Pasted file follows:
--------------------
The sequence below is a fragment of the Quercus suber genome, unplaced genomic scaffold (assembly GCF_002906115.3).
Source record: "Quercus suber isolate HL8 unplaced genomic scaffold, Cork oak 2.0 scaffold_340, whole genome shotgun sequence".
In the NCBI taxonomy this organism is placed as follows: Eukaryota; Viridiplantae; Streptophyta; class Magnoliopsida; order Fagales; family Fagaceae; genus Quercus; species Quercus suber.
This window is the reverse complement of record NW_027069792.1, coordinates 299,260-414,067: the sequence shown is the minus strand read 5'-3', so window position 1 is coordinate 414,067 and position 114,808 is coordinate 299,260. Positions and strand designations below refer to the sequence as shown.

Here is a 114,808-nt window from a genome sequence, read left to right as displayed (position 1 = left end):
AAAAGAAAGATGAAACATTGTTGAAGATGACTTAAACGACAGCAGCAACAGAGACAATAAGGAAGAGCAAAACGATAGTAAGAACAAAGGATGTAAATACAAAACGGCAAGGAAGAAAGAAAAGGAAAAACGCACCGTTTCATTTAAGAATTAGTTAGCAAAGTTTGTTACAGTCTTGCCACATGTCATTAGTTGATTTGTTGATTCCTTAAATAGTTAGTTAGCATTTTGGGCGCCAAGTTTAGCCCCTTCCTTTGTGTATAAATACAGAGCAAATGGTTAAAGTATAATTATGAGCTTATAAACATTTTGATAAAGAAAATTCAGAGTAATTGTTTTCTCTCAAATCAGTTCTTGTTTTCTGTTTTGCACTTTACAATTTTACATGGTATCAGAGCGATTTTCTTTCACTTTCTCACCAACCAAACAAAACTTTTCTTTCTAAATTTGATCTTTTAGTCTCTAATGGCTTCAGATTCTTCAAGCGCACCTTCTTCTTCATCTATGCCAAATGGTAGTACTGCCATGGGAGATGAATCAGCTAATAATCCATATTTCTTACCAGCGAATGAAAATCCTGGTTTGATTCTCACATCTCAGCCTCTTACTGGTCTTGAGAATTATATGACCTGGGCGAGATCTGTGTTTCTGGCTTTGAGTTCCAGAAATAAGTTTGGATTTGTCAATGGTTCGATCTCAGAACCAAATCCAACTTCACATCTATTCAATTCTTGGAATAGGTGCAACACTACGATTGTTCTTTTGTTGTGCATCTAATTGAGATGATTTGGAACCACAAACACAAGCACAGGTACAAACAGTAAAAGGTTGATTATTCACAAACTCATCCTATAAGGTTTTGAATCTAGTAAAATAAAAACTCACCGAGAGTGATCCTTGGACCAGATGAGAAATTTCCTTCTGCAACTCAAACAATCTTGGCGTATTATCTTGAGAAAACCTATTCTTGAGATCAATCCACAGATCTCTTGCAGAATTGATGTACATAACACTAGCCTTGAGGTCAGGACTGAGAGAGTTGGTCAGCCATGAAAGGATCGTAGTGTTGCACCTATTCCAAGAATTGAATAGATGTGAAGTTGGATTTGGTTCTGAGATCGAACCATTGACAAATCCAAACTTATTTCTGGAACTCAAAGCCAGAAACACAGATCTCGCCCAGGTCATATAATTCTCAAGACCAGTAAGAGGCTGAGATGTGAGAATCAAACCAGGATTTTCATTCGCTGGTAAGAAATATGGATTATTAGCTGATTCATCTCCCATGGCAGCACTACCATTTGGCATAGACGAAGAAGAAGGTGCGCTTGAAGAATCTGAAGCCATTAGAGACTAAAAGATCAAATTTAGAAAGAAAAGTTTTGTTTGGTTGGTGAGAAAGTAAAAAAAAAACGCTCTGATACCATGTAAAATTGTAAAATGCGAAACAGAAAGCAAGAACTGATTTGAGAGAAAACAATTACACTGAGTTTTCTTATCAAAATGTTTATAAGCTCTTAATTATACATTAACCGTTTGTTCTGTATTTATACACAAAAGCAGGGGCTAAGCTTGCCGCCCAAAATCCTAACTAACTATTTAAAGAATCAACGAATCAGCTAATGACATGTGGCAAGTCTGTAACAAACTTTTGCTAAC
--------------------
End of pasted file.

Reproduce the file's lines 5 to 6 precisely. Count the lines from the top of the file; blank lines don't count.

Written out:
Here is a 114,808-nt window from a genome sequence, read left to right as displayed (position 1 = left end):
AAAAGAAAGATGAAACATTGTTGAAGATGACTTAAACGACAGCAGCAACAGAGACAATAAGGAAGAGCAAAACGATAGTAAGAACAAAGGATGTAAATACAAAACGGCAAGGAAGAAAGAAAAGGAAAAACGCACCGTTTCATTTAAGAATTAGTTAGCAAAGTTTGTTACAGTCTTGCCACATGTCATTAGTTGATTTGTTGATTCCTTAAATAGTTAGTTAGCATTTTGGGCGCCAAGTTTAGCCCCTTCCTTTGTGTATAAATACAGAGCAAATGGTTAAAGTATAATTATGAGCTTATAAACATTTTGATAAAGAAAATTCAGAGTAATTGTTTTCTCTCAAATCAGTTCTTGTTTTCTGTTTTGCACTTTACAATTTTACATGGTATCAGAGCGATTTTCTTTCACTTTCTCACCAACCAAACAAAACTTTTCTTTCTAAATTTGATCTTTTAGTCTCTAATGGCTTCAGATTCTTCAAGCGCACCTTCTTCTTCATCTATGCCAAATGGTAGTACTGCCATGGGAGATGAATCAGCTAATAATCCATATTTCTTACCAGCGAATGAAAATCCTGGTTTGATTCTCACATCTCAGCCTCTTACTGGTCTTGAGAATTATATGACCTGGGCGAGATCTGTGTTTCTGGCTTTGAGTTCCAGAAATAAGTTTGGATTTGTCAATGGTTCGATCTCAGAACCAAATCCAACTTCACATCTATTCAATTCTTGGAATAGGTGCAACACTACGATTGTTCTTTTGTTGTGCATCTAATTGAGATGATTTGGAACCACAAACACAAGCACAGGTACAAACAGTAAAAGGTTGATTATTCACAAACTCATCCTATAAGGTTTTGAATCTAGTAAAATAAAAACTCACCGAGAGTGATCCTTGGACCAGATGAGAAATTTCCTTCTGCAACTCAAACAATCTTGGCGTATTATCTTGAGAAAACCTATTCTTGAGATCAATCCACAGATCTCTTGCAGAATTGATGTACATAACACTAGCCTTGAGGTCAGGACTGAGAGAGTTGGTCAGCCATGAAAGGATCGTAGTGTTGCACCTATTCCAAGAATTGAATAGATGTGAAGTTGGATTTGGTTCTGAGATCGAACCATTGACAAATCCAAACTTATTTCTGGAACTCAAAGCCAGAAACACAGATCTCGCCCAGGTCATATAATTCTCAAGACCAGTAAGAGGCTGAGATGTGAGAATCAAACCAGGATTTTCATTCGCTGGTAAGAAATATGGATTATTAGCTGATTCATCTCCCATGGCAGCACTACCATTTGGCATAGACGAAGAAGAAGGTGCGCTTGAAGAATCTGAAGCCATTAGAGACTAAAAGATCAAATTTAGAAAGAAAAGTTTTGTTTGGTTGGTGAGAAAGTAAAAAAAAAACGCTCTGATACCATGTAAAATTGTAAAATGCGAAACAGAAAGCAAGAACTGATTTGAGAGAAAACAATTACACTGAGTTTTCTTATCAAAATGTTTATAAGCTCTTAATTATACATTAACCGTTTGTTCTGTATTTATACACAAAAGCAGGGGCTAAGCTTGCCGCCCAAAATCCTAACTAACTATTTAAAGAATCAACGAATCAGCTAATGACATGTGGCAAGTCTGTAACAAACTTTTGCTAAC